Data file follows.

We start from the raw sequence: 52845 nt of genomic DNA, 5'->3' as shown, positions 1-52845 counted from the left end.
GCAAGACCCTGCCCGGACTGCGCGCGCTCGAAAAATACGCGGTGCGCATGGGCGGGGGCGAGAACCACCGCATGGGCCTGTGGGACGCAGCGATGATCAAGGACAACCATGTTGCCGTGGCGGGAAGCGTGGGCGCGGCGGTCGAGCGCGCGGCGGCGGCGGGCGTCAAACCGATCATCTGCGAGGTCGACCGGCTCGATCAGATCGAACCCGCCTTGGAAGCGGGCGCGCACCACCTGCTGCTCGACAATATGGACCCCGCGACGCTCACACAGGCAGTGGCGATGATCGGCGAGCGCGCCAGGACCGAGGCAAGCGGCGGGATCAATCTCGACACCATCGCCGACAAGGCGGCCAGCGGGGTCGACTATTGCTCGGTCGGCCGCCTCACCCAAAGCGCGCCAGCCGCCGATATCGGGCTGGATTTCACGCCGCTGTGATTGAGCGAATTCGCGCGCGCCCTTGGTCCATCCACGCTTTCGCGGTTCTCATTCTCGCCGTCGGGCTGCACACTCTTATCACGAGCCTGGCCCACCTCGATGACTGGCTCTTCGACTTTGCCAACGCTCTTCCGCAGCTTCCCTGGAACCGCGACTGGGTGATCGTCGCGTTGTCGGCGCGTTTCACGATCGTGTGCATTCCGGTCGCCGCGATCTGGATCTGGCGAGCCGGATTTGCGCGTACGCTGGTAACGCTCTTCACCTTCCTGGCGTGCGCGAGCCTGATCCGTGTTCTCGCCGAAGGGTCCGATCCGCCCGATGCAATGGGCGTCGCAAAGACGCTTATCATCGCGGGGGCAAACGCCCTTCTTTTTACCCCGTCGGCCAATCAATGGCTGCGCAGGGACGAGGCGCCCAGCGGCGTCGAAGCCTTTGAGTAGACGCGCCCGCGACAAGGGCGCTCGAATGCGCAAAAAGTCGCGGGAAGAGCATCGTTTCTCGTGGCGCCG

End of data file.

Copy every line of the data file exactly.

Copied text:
We start from the raw sequence: 52845 nt of genomic DNA, 5'->3' as shown, positions 1-52845 counted from the left end.
GCAAGACCCTGCCCGGACTGCGCGCGCTCGAAAAATACGCGGTGCGCATGGGCGGGGGCGAGAACCACCGCATGGGCCTGTGGGACGCAGCGATGATCAAGGACAACCATGTTGCCGTGGCGGGAAGCGTGGGCGCGGCGGTCGAGCGCGCGGCGGCGGCGGGCGTCAAACCGATCATCTGCGAGGTCGACCGGCTCGATCAGATCGAACCCGCCTTGGAAGCGGGCGCGCACCACCTGCTGCTCGACAATATGGACCCCGCGACGCTCACACAGGCAGTGGCGATGATCGGCGAGCGCGCCAGGACCGAGGCAAGCGGCGGGATCAATCTCGACACCATCGCCGACAAGGCGGCCAGCGGGGTCGACTATTGCTCGGTCGGCCGCCTCACCCAAAGCGCGCCAGCCGCCGATATCGGGCTGGATTTCACGCCGCTGTGATTGAGCGAATTCGCGCGCGCCCTTGGTCCATCCACGCTTTCGCGGTTCTCATTCTCGCCGTCGGGCTGCACACTCTTATCACGAGCCTGGCCCACCTCGATGACTGGCTCTTCGACTTTGCCAACGCTCTTCCGCAGCTTCCCTGGAACCGCGACTGGGTGATCGTCGCGTTGTCGGCGCGTTTCACGATCGTGTGCATTCCGGTCGCCGCGATCTGGATCTGGCGAGCCGGATTTGCGCGTACGCTGGTAACGCTCTTCACCTTCCTGGCGTGCGCGAGCCTGATCCGTGTTCTCGCCGAAGGGTCCGATCCGCCCGATGCAATGGGCGTCGCAAAGACGCTTATCATCGCGGGGGCAAACGCCCTTCTTTTTACCCCGTCGGCCAATCAATGGCTGCGCAGGGACGAGGCGCCCAGCGGCGTCGAAGCCTTTGAGTAGACGCGCCCGCGACAAGGGCGCTCGAATGCGCAAAAAGTCGCGGGAAGAGCATCGTTTCTCGTGGCGCCG